• that they are responsible for their online conduct, and that any conduct that adversely affects their job performance, the performance of co-workers, or the employer’s legitimate business interests may result in disciplinary action;
  • that discriminatory remarks, harassment, threats of violence or similar inappropriate or unlawful conduct will not be tolerated and they are not to post material that is malicious, obscene, threatening or intimidating, or bullying, such as offensive posts meant to intentionally harm someone’s reputation; 
  • to be honest and accurate when posting information or news, to correct mistakes quickly, and never to post any information or rumors the employee knows to be false;
  • to respect financial disclosure and copyright laws;
  • to maintain the confidentiality of employer trade secrets and appropriately defined confidential information; and
  • not to represent themselves as a spokesperson for the company and to make clear that their personal opinions are their own.

Specific examples of behavior that violates the policy should be included for each prohibition so that the policy does not conflict with current guidance from the National Labor Relations Board’s acting general counsel (NLRB), which apply to both union and non-union employees alike. 

What Are the Current Limits On Social Media Policies?

An employer’s Social Media policy may subject the employer to a charge that it violates the NLRA unless it is drafted carefully and narrowly.  In the past year, the NLRB has issued three reports concerning the legality of language contained in employers’ social media policies.  It is important to note that the reports have been issued by the NLRB’s acting general counsel and are not binding on the NLRB or any court.  But the reports have provided employers with guidance as to what provisions may violate the NLRA.  The most recent NLRB report, which can be found at:  http://www.nlrb.gov/news/acting-general-counsel-releases-report-employer-social-media-policies, includes an entire social media policy the NLRB has found to be lawful.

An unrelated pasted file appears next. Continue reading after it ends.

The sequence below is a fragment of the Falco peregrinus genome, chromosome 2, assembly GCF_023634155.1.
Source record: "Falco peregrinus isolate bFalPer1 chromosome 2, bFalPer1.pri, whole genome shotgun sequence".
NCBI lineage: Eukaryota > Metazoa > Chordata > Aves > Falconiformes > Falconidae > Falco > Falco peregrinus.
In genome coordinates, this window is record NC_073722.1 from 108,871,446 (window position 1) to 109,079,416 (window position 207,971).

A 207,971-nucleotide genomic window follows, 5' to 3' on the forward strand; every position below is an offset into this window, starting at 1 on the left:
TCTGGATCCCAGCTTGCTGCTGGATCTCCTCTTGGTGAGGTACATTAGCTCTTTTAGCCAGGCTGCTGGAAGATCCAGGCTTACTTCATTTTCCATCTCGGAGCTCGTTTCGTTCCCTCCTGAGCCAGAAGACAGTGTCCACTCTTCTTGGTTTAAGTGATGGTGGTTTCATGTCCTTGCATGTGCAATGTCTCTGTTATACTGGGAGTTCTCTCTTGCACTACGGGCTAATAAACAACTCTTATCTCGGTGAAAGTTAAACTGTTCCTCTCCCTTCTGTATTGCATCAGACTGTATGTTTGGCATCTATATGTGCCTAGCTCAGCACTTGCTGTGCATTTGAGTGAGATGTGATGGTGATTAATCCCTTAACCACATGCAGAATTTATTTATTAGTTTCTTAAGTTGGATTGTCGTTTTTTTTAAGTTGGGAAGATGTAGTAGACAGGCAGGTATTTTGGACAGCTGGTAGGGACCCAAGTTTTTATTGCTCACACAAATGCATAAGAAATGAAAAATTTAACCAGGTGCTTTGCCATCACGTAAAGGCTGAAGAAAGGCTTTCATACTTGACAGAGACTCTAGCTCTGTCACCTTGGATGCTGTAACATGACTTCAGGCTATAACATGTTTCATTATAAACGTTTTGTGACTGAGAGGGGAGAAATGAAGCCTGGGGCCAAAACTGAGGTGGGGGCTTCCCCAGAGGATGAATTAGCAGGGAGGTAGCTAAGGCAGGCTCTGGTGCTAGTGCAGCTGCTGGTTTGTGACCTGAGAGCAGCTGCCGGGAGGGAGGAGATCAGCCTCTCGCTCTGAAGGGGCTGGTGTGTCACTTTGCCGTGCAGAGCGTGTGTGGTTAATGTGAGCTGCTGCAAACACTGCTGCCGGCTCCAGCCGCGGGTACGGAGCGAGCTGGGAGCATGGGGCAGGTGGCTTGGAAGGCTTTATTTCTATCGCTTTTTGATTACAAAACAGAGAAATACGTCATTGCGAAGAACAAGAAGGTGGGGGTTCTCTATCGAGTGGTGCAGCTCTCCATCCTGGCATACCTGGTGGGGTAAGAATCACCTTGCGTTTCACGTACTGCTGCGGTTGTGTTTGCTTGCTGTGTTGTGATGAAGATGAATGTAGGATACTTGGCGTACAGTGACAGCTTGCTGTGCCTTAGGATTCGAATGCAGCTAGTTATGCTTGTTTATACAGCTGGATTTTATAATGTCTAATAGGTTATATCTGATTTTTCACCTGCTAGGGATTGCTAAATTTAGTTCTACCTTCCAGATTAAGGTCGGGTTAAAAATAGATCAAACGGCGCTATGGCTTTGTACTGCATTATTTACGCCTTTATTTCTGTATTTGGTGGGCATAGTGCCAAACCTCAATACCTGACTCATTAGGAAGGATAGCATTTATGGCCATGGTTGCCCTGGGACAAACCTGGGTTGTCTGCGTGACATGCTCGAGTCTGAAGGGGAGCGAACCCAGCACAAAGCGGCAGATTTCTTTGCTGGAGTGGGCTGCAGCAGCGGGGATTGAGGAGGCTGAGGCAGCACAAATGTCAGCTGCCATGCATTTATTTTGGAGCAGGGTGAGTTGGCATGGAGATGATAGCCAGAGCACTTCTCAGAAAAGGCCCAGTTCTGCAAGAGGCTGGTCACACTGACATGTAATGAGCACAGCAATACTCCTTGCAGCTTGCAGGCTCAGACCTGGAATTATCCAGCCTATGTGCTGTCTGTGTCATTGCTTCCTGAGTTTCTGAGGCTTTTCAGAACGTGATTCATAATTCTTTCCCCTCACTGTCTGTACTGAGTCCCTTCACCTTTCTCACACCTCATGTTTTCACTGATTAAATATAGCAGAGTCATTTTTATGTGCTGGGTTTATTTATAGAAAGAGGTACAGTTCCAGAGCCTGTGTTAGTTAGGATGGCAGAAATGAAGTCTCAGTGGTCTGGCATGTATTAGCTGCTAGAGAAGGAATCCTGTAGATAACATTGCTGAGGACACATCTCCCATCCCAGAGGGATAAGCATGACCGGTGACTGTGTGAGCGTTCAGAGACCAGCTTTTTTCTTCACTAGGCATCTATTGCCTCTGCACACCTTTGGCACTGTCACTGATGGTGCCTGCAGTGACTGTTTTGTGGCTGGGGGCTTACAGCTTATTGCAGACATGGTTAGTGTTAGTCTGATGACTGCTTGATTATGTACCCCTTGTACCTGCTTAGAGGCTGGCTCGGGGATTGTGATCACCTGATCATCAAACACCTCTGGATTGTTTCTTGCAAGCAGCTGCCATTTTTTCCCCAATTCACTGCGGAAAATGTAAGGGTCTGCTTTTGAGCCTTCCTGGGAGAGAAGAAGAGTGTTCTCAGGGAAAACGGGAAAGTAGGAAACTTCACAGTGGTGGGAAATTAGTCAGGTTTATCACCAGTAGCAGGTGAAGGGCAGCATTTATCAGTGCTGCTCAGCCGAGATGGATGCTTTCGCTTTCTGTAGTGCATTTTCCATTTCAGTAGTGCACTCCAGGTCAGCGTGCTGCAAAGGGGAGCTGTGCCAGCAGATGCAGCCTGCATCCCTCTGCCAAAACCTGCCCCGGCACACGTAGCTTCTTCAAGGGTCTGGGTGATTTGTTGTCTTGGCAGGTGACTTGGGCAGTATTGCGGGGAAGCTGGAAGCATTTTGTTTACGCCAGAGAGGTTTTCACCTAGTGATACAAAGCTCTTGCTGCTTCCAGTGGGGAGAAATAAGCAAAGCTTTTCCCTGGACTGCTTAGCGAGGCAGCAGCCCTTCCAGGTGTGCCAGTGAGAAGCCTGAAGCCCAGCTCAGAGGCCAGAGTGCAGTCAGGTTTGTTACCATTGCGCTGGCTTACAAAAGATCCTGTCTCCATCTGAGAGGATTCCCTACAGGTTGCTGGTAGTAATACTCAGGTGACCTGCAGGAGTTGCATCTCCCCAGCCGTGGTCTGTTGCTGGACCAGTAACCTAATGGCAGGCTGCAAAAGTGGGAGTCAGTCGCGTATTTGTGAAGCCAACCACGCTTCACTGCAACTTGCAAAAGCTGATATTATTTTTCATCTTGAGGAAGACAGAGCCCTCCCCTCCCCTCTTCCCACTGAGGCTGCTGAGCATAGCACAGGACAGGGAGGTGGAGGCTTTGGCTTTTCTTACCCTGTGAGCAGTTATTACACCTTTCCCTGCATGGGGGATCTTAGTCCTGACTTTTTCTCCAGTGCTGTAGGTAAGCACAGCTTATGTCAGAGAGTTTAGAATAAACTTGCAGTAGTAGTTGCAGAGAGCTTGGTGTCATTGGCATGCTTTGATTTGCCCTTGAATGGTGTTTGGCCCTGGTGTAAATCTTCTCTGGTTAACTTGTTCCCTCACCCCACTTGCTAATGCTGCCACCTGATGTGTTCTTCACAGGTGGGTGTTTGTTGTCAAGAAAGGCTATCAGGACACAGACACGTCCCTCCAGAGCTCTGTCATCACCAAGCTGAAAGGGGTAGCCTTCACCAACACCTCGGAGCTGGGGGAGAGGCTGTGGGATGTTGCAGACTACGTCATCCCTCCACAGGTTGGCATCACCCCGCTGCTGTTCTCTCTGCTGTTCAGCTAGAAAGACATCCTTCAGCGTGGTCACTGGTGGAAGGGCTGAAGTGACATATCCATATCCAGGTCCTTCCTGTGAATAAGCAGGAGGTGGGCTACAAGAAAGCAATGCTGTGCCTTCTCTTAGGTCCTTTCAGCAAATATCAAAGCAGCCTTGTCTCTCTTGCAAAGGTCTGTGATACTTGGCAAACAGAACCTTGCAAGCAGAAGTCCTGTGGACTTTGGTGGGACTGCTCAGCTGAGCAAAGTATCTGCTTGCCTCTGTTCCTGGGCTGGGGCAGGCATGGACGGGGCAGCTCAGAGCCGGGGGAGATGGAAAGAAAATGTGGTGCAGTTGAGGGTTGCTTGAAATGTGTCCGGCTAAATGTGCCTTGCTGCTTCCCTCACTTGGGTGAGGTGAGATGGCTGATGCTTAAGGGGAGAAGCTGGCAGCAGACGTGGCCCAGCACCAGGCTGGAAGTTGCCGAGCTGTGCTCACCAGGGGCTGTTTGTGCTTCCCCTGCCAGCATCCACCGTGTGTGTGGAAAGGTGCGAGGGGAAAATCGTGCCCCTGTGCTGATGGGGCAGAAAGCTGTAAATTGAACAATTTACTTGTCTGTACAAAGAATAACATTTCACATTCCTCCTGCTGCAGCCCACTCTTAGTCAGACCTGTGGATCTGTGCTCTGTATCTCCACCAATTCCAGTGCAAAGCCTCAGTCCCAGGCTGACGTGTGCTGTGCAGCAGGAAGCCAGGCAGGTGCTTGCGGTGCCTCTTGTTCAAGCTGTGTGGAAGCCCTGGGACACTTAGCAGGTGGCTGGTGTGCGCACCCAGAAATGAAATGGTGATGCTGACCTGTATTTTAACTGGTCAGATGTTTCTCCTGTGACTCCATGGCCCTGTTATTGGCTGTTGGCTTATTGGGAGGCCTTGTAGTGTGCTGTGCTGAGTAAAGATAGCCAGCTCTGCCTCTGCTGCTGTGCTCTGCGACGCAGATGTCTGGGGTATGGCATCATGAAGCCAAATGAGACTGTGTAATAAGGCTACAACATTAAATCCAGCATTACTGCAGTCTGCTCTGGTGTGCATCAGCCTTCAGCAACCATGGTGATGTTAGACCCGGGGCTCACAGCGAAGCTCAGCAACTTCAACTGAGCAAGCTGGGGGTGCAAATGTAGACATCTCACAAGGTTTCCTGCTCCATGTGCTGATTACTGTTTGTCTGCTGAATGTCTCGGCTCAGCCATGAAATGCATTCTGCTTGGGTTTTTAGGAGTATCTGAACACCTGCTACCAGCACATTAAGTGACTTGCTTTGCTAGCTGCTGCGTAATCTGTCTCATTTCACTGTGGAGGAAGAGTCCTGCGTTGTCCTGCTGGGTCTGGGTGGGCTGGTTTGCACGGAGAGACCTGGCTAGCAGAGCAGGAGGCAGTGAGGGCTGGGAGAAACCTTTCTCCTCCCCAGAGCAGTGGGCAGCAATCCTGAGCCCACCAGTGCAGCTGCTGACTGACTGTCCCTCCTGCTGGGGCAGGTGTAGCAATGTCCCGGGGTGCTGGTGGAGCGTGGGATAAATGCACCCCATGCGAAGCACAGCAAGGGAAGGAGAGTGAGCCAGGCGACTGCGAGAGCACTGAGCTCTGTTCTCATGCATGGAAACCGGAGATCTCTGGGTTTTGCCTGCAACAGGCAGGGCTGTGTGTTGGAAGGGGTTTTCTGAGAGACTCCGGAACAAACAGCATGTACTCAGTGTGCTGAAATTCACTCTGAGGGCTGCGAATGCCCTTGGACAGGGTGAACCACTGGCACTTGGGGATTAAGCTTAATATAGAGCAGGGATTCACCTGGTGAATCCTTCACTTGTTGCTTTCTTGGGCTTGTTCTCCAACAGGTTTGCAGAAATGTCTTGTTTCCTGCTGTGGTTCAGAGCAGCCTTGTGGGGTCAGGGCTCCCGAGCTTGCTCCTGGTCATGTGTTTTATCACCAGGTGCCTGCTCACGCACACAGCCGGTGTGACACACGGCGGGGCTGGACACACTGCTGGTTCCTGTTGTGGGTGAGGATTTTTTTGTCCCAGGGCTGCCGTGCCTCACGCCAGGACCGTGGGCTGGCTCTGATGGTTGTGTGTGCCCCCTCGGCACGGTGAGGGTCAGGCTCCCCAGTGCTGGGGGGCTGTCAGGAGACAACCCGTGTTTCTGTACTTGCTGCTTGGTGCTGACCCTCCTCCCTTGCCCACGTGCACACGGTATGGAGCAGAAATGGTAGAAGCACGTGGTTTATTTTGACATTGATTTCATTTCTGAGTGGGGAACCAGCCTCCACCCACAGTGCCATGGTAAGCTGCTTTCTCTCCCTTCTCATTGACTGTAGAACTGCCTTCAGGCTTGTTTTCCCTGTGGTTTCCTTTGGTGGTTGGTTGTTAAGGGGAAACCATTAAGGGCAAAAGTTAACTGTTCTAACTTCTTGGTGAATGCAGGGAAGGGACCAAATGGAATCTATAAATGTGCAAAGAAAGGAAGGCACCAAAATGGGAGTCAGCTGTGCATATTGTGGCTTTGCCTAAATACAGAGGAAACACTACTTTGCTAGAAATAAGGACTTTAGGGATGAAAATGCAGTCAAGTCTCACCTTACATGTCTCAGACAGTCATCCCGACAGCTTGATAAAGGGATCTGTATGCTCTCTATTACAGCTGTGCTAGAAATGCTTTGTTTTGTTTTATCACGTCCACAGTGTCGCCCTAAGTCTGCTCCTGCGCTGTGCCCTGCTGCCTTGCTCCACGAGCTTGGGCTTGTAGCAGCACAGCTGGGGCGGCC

Broad Policies May Result in NLRB Charges

The acting general counsel of the NLRB has opined that if an employer’s social media policy is not narrowly and clearly drafted, it could “tend to chill employees” in the exercise of “concerted activities for the purpose of collective bargaining or other mutual aid or protection...”  Generally, policies that may be read to prohibit discussion of wages or working conditions among employees likely will be found to violate the NLRB’s current guidance.  Examples of such policies include general prohibitions against making disparaging comments about the company or criticizing compensation and benefits.  An overbroad policy will not be found lawful if it includes a “savings clause” stating that nothing in the policy is meant to interfere with any NLRA rights.

Narrow Policies are Preferable

The latest NLRB report makes clear that narrowly-drafted policies are lawful.  For example, prohibitions against the use of social media to make obscene, threatening, intimidating, harassing statements are not overbroad, since they still permit an employee to discuss working conditions in a non-obscene and non-harassing manner.  Similarly, requiring employees to maintain the confidentiality of the employer’s trade secrets and private and confidential information is not unlawful if the policy provides examples of such information so that employees understand that it does not reach protected communications about working conditions.

Given the potential risks to employers from unfettered Social Media use in the workplace on the one hand, and from charges that an overly restrictive Social Media policy violates the NLRA on the other, employers should carefully consider their social media policies.  For assistance in doing so, and for any questions relating to these issues, please contact a member of our Employment Law Group.